The belief that yucky things lurk in the depths of dark-colored liquids is a widespread food fear. Blood is generally considered icky, so schoolchildren regularly horrify each other with whispered claims that the milk used in chocolate milk is just swimming with the stuff. Now that prepared coffee beverages are making it to the supermarket shelves we're seeing this particular tale expand to include those products, thereby broadening the age range of this rumor's audience.
(The belief that cow's blood is to be scrupulously avoided at all costs is suspended in our dealings with meat products. No one recoils in horror at the thought that a steak or a hamburger contains cow's blood — our beef with ingesting blood apparently stops at the fork.)
In the U.S., the Food and Drug Administration oversees the safety of food products. Stringent standards have been established for all milk destined for consumers, including the chocolate variety. It is telling that this agency's specifications contain no allowances for the use of blood-contaminated milk. Milk products (and other foodstuffs) that do not meet the agency's criteria do not gain FDA approval and thus cannot be sold to consumers.
In other words, the "cow's blood in the chocolate milk" story doesn't fly any better than a cow would.
A similar version of this rumor which claimed to show "what cow's milk looks like before they whiten it" was circulated on social media in 2017:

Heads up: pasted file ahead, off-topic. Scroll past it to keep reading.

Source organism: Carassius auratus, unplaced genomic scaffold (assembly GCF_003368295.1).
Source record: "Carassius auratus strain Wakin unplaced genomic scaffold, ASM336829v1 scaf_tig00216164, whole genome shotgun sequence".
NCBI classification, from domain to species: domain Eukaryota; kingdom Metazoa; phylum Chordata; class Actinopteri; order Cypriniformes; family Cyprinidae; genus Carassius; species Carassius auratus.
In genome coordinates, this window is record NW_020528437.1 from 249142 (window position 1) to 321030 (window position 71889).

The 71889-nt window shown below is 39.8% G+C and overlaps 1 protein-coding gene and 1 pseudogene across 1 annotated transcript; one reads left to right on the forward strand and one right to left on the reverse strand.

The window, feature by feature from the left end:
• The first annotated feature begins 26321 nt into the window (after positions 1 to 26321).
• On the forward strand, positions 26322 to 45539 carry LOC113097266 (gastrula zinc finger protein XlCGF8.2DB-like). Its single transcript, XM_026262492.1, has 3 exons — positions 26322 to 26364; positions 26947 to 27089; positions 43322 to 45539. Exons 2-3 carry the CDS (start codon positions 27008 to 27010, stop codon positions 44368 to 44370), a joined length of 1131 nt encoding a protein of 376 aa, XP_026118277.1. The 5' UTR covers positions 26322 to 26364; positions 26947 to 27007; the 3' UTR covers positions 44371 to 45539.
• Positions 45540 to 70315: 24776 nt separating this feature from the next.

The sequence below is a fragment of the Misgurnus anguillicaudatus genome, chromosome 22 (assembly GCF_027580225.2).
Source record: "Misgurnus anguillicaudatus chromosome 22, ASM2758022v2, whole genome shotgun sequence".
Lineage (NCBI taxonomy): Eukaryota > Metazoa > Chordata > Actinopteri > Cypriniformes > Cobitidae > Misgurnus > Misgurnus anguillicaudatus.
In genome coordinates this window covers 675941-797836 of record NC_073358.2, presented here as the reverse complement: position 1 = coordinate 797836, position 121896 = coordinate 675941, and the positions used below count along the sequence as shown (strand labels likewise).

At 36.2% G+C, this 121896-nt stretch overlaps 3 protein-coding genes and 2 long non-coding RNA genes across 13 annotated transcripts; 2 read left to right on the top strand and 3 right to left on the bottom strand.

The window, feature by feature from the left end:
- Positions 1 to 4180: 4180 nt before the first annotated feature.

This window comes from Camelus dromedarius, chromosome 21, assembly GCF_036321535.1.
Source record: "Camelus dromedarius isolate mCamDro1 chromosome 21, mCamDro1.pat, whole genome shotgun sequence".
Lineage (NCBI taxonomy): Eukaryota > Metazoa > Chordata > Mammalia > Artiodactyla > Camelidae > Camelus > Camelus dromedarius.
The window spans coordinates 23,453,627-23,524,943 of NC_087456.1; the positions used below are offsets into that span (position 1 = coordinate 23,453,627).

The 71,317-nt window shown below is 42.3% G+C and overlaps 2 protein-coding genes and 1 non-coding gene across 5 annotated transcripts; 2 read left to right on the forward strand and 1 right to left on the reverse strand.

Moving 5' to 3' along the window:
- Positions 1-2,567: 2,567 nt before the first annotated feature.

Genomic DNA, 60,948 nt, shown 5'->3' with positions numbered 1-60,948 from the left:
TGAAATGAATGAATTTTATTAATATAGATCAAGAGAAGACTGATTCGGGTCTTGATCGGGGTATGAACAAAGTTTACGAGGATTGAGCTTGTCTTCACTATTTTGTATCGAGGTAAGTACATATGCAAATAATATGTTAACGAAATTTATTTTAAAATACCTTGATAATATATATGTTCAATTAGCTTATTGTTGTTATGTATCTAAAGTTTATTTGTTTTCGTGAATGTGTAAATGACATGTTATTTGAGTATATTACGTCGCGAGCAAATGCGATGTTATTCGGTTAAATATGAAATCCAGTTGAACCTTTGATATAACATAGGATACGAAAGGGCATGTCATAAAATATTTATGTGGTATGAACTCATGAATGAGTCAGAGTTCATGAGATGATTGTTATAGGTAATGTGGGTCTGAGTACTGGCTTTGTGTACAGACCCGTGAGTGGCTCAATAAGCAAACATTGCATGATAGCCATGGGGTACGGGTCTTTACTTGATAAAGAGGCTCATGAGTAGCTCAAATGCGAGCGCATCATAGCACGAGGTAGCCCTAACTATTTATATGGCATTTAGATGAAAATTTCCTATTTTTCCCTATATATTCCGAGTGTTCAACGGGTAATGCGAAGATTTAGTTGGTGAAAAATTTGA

Although this image is genuine, it doesn't show the "real color of cow's milk" before it gets whitened. This image was taken from a 2013 video from the "Funky Farmer", and it shows the milk produced by a cow that had recently given birth.
In fact, farmer Richard Cornock explicitly states in the following video that the red color doesn't happen very often, and that the pictured milk is "not fit for human consumption":
"In this case on the left we have a lot of blood in the milk. It doesn't happen often like that but occasionally you get blood in the milk because maybe there's a blood vessel burst in the udder or something. That always comes right in the end. Might take a week of milking. But as you can see it's not fit for human consumption. So we have to keep that out at the end."
Last updated: 24 January 2007
5 March 2001 - original 24 January 2007 - reformatted
- Chenoweth, Doral. "Cat, Dog Meat Rumors Should Be Put to Rest."
- The Columbus Dispatch. 7 September 1995 (Features; p. 16).